Skip to content
Join Life Time
Julieta Cruz

See Julieta’s Top 3 Tips for Success

Editor’s Note: This story includes potential triggers and details of coping with an eating disorder. If you or anyone you know is struggling with an eating disorder, free help is available from the National Eating Disorders Association: 1-800-931-2237.

All I could think about was food. It was the fall of my sophomore year of college, and I could barely move from bed. My heartbeat was erratic. I struggled with fatigue and mood swings. I was lonely.

I’d spent nearly a year in a cycle in which a fear of food led to restricting my diet. I was often hungry and had intense cravings, which led to bingeing and purging, which led to shame.

One night, everything was still, but I felt a shift: I suddenly knew I had to change my relationship with food.

As an athlete, I was familiar with what it takes to strive toward new achievements. I realized I needed to approach recovery as I would a competition. The shift I felt was my body and mind turning toward a new goal.

Raised as an Athlete

I grew up in Guatemala and had been active and healthy my whole life. As a kid, I competed in tae kwon do. My mom was an excellent cook, and our meals included rice, seafood, and lots of vegetables and fruits.

Eventually, I decided that tae kwon do wasn’t for me: I wanted a non-contact activity. I joined a track team when I was 13, and I was a natural.

Early on, I competed in multiple track-and-field events, but I excelled at high jump and long jump, so I dedicated myself to those events. At competitions, I consistently placed in the top three in the Central American and Caribbean regions. I even held the Guatemala national record in 2014.

After high school, I chose to attend college at Florida Tech, a school in Melbourne close to my extended family in Fort Lauderdale. I joined the track team my freshman year.

I had two training sessions per day — one for strength and one for running — and I’d leave practice hungry and ready to eat. Walking into the college dining hall, I’d feel like a kid in a candy store. There were burgers, fries, waffles, and other fast-food options — things I rarely ate as a child.

I’d never given much thought to what was on my plate at home ­because everything had been nutritious. In college, I continued to eat what was in front of me even though the food was vastly different. Not only was I eating more fried and processed foods, but I had no concept of portions.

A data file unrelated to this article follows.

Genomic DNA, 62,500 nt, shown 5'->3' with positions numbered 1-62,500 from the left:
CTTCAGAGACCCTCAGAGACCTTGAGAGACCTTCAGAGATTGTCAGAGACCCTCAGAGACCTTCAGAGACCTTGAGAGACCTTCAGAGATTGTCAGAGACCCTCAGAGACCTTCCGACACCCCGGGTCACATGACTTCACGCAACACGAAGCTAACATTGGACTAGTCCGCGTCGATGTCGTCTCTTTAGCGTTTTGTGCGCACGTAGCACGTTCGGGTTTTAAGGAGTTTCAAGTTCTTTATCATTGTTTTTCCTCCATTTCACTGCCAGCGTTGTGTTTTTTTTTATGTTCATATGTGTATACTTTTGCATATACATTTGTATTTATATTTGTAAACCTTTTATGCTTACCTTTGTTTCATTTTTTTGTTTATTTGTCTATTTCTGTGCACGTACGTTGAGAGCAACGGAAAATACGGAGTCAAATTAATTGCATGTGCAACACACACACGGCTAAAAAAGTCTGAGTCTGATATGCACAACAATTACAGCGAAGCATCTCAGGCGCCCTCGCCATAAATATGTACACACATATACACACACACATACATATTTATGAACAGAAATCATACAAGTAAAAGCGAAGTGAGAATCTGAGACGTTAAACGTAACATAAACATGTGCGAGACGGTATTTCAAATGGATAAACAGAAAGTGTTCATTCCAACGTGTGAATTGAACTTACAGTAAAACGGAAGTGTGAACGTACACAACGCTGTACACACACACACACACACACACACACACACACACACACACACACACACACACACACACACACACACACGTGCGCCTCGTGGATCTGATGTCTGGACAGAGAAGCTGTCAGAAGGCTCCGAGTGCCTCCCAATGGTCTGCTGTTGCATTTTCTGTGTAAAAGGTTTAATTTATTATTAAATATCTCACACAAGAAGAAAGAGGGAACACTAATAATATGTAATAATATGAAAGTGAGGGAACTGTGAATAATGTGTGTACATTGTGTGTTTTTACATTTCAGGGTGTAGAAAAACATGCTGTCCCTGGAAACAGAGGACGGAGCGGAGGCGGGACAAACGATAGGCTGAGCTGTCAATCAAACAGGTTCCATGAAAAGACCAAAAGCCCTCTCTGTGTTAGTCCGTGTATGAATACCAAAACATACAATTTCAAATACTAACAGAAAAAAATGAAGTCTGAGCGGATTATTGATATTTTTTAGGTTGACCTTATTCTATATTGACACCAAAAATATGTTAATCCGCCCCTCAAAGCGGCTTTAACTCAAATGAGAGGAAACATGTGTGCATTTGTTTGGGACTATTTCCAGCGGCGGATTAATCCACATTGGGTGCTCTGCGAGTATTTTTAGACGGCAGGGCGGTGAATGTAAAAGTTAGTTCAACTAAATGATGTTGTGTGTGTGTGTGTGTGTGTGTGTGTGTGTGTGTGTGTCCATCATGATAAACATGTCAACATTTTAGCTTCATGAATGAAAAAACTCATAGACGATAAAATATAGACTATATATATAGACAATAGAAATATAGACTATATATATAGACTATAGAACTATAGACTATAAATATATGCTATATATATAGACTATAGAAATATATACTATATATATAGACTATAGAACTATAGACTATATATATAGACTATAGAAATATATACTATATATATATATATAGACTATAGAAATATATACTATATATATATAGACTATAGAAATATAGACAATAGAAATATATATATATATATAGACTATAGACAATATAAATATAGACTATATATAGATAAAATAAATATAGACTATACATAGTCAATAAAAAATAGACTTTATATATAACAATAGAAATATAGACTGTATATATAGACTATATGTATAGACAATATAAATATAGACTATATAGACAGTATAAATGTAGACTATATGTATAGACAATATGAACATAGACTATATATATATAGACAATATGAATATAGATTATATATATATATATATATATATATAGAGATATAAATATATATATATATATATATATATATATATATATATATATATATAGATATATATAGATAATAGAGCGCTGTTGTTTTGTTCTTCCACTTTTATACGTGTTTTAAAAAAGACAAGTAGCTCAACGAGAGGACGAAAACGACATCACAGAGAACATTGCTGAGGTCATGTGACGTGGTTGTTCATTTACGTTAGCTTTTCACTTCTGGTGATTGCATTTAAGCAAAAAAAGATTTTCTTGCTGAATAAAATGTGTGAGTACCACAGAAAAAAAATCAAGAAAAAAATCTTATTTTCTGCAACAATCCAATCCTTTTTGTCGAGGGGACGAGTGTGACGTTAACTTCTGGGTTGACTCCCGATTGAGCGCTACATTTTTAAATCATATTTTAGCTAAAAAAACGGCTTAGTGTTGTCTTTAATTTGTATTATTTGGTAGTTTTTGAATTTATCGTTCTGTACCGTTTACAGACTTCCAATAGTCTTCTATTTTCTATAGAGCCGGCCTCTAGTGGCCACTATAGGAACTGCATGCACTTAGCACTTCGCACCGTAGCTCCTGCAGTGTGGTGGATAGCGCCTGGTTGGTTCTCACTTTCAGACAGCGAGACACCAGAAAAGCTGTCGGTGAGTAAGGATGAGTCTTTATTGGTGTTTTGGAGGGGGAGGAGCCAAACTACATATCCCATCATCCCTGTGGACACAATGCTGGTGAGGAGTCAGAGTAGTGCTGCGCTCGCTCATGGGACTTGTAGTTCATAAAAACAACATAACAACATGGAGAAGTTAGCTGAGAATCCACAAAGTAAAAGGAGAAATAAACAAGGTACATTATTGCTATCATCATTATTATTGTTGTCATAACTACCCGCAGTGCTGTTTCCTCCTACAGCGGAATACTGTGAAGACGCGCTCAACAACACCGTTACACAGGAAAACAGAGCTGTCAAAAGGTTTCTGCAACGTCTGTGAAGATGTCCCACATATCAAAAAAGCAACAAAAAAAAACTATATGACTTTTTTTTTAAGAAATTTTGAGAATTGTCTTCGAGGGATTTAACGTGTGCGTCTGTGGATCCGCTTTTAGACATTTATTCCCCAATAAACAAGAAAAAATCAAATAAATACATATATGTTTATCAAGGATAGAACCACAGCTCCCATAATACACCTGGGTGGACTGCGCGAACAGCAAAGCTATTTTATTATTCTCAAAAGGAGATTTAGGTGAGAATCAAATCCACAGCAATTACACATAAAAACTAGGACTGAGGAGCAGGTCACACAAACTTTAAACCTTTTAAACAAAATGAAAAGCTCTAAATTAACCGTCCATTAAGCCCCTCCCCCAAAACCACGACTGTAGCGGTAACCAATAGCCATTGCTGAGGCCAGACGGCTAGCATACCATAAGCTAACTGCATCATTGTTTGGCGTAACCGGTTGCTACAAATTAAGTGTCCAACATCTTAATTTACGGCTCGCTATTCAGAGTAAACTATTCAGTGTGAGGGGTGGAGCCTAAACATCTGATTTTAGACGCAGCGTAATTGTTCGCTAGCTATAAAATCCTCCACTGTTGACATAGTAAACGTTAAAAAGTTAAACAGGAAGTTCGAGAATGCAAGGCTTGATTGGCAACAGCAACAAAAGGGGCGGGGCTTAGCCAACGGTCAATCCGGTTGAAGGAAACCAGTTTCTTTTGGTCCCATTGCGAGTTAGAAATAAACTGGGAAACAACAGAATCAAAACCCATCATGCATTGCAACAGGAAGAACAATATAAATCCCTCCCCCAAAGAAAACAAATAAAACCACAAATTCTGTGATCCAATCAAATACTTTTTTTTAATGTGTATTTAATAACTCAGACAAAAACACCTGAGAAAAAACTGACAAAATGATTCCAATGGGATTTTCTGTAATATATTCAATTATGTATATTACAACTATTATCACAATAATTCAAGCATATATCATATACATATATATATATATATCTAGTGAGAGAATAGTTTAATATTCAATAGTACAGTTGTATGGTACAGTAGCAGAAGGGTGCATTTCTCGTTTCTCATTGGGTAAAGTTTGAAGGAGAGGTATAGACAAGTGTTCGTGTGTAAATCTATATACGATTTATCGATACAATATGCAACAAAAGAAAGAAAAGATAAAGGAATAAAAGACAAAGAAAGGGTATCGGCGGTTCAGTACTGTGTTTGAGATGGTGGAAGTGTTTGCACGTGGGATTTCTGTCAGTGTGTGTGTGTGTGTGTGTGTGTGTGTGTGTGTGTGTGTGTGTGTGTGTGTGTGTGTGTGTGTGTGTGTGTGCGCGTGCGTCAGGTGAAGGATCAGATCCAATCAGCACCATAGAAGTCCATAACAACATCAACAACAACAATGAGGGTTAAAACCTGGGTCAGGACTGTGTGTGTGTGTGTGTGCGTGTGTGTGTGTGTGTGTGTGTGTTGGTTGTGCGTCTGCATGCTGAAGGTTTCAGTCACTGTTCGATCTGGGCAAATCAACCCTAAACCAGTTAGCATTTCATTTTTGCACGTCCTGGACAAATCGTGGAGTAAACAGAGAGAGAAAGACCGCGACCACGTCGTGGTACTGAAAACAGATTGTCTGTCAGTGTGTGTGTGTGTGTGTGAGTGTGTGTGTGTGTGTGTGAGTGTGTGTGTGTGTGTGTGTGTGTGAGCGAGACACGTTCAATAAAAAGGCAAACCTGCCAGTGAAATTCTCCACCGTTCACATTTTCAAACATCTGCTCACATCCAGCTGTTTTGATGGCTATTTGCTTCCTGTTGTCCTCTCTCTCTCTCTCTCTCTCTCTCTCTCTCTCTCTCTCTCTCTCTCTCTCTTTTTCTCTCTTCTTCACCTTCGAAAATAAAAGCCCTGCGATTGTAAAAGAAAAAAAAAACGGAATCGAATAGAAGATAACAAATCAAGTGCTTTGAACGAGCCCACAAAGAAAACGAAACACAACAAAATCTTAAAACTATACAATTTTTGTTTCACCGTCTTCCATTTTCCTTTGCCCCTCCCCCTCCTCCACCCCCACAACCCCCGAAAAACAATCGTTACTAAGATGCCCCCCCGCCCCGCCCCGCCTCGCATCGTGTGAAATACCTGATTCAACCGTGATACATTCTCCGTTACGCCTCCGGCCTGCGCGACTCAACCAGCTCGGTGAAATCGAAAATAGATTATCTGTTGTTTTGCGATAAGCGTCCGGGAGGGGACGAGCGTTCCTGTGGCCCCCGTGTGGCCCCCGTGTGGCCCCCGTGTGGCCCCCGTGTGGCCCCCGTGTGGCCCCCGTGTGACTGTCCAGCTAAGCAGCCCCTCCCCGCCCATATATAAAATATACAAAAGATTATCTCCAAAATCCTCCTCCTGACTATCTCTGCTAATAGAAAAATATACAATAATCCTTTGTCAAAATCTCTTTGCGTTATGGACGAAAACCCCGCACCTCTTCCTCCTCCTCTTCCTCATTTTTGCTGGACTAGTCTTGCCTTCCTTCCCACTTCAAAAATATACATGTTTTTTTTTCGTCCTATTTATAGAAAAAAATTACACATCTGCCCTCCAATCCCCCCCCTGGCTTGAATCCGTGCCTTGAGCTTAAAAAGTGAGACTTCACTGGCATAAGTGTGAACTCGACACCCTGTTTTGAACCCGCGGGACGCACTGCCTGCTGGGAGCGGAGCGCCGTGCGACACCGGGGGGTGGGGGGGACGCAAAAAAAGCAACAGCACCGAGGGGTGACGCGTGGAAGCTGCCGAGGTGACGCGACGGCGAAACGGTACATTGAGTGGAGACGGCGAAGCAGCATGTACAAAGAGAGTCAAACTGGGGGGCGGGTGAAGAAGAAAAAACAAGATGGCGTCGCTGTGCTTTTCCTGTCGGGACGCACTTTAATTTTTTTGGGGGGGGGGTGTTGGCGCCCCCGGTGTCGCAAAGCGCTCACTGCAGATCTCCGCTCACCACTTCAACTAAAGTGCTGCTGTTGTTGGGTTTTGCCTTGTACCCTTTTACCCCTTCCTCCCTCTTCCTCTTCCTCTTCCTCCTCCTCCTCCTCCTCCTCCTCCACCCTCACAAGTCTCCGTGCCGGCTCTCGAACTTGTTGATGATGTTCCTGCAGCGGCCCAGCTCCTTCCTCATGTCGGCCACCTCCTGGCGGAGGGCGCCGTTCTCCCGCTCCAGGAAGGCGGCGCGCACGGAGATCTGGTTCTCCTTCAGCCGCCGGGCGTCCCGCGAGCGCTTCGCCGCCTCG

I’d been lean and fit my whole life, and I was as active as ever. Despite how much my diet changed, I never worried about my weight.

A Revealing Reunion

In December 2017, I traveled to Nicaragua to compete with the ­Guatemalan national team. When I met up with my old teammates, they were shocked. Someone commented, “You have ­chubby cheeks now!” My coach said, “Girl, your legs are twice their size. What have you been eating?”

I weighed myself and I realized I’d gained weight, and people had noticed. Making matters worse, I performed poorly at the track meet. I wasn’t even close to my personal high-jump record.

Now, I understand that weight fluctuation is common during big life changes, like moving or starting college, and that it isn’t bad or a personal failure. But that’s not how I saw it then. After the competition, I became self-conscious about my physique. I felt compelled to lose weight immediately. Food became my enemy.

The Binge-and-Purge Cycle

I tried restricting my diet, but I couldn’t resist temptation. So, I started overexercising. I craved the foods I tried to restrict, especially sugar. That’s when I started bingeing and purging. By March 2018 my weight was back to what it had been before college, but I wasn’t satisfied.

I also began isolating. Friends would invite me out to eat, but I was embarrassed to eat in front of people ­because I felt like I couldn’t control myself around food. A slice of pizza would turn into six.